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DNA Fingerprinting - An Asset to Forensic Dentistry Volume 9- Issue 5

Aditi Sharma*1, Akshat Sachdeva1, Sumit Bhateja1 and Geetika Arora2

  • 1Reader, Department of Oral Medicine and Radiology, Manav Rachna Dental College, India
  • 2Reader Department of Public Health Dentistry, Inderprastha Dental College, India

Received: September 25, 2018;   Published: October 09, 2018

*Corresponding author: Aditi Sharma, Dental Surgeon, Manav Rachna Dental College, Haryana, India

DOI: 10.26717/BJSTR.2018.09.001855

Abstract PDF

Abstract

The recent advances in molecular biology have revolutionized all aspects of dentistry. DNA, the language of life yields information beyond our imagination, both in health or disease. To uncover all the mysteries linked with the oral cavity and its manifestations during diseased conditions, DNA fingerprinting is the most appropriate tool. It is being increasingly used in analyzing various scenarios related to forensic science. The use of DNA profile test in forensic dentistry offers a new perspective in human identification. DNA is responsible for storing all the genetic material and is unique to each individual. The currently available DNA tests have high reliability and are accepted as legal proofs in courts. This article gives an overview of the evolution of DNA technology in the last few years, highlighting its importance in cases of forensic investigation.

Introduction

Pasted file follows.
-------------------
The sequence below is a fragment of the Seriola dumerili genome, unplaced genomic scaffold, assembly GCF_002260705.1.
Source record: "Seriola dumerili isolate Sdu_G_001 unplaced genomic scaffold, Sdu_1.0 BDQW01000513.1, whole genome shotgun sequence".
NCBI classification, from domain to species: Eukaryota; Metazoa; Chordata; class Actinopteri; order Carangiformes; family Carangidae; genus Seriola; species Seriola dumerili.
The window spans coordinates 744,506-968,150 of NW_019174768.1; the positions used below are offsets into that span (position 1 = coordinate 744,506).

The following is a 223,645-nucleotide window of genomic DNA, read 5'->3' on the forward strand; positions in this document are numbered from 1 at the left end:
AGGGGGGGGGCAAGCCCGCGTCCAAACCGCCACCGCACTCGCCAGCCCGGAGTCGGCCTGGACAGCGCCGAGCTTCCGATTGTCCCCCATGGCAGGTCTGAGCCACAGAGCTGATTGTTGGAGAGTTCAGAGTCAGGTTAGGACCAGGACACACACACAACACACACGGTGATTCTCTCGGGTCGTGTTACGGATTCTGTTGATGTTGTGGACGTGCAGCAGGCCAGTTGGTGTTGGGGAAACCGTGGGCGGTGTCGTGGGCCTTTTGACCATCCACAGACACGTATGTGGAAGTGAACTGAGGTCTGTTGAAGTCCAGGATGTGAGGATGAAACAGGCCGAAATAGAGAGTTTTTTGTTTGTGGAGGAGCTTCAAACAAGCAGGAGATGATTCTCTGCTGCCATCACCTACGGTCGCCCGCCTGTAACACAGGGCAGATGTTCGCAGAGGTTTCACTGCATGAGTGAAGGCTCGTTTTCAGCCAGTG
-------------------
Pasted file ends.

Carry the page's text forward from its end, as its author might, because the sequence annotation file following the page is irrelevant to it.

DNA fingerprinting (also called DNA profiling, or DNA typing), invented in 1984 by Professor Sir Alec Jeffreys, refers to the approach of determining an individual's DNA characteristics [1]. Criminal identification which may include differentiation of one or more individuals' profiles using DNA found at the site of crime so as to assess the likelihood of their involvement in the crime, has become simplified in today's modern era just because of DNA fingerprinting [2]. It also finds its application in parentage testing, [3] to establish immigration eligibility [4], and in genealogical and medical research. Various studies on animal and plant populations in the field of zoology, botany and agriculture have been performed through DNA fingerprinting [5]. The tooth has proven most valuable source to extract DNA in the field of dentistry since it is a bolted box preserving DNA from extreme environmental conditions. This has led to the investigation of various human tissues as potential source of genetic evidentiary material. In today's transforming era, teeth have proven to be a potent source of DNA studies as this hard tissue encloses the pulp from where DNA can be withdrawn [6]. Moreover, when morphologically evaluated, even a single tooth can provide valuable information regarding the individual to whom the tooth belongs [7].

Principle for DNA Fingerprinting

The gene coding for a particular protein contains 95% junk or noncoding DNA and only 2-5% of coding DNA. This junk DNA may be present as a single copy of spacer DNA or as multiple copies called repetitive DNA. The repetitive sequence exists as long or STRs. The variation in the mini satellite pattern that is detected by a probe along with stable inheritance forms the basis for DNA fingerprinting [8].

DNA-types:

    a) Genomic DNA - Teeth provide a good source of genomic DNA [9]. They are within the nucleus of the cell.